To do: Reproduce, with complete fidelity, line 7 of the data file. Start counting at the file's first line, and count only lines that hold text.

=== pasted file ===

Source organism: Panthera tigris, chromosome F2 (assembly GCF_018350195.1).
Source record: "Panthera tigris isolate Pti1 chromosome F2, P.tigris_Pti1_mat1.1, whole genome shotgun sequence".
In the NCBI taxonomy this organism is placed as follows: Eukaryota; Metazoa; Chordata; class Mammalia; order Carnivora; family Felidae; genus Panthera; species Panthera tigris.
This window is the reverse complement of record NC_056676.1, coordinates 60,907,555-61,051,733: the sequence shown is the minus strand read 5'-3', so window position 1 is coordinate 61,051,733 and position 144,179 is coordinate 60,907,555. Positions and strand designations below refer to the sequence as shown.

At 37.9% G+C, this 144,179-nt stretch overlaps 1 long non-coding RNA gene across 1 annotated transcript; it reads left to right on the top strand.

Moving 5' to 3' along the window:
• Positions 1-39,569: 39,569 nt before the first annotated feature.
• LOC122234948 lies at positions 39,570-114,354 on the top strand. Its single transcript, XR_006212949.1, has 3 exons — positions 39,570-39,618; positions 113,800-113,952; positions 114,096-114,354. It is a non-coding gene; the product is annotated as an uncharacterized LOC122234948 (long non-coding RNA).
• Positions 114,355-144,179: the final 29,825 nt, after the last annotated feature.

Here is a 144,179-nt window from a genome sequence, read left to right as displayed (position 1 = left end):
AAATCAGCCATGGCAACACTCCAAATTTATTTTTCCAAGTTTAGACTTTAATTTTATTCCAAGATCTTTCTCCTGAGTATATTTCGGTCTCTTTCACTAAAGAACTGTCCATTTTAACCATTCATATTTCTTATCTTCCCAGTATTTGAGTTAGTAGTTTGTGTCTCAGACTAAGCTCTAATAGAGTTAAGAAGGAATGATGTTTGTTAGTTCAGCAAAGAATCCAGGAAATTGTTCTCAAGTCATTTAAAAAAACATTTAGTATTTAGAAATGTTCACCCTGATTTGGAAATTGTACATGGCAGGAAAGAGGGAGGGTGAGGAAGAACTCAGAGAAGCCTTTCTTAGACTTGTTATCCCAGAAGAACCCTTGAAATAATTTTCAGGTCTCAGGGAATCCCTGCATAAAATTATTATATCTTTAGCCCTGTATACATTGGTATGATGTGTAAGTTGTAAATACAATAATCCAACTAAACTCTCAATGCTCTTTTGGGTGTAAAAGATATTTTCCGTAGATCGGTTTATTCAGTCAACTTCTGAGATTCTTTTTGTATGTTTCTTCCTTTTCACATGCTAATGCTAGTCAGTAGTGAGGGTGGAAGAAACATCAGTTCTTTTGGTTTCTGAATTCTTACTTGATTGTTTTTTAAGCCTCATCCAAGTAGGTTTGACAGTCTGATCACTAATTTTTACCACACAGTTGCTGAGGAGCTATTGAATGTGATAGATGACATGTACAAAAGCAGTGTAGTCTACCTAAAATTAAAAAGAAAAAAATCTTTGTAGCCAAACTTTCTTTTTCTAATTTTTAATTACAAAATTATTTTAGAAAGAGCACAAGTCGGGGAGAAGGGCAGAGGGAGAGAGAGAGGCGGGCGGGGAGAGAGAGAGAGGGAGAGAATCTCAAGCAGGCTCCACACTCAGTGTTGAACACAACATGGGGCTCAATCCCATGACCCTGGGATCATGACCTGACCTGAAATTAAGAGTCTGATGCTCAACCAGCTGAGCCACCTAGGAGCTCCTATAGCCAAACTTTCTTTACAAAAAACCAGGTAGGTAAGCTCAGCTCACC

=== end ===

• Positions 1-39,569: 39,569 nt before the first annotated feature.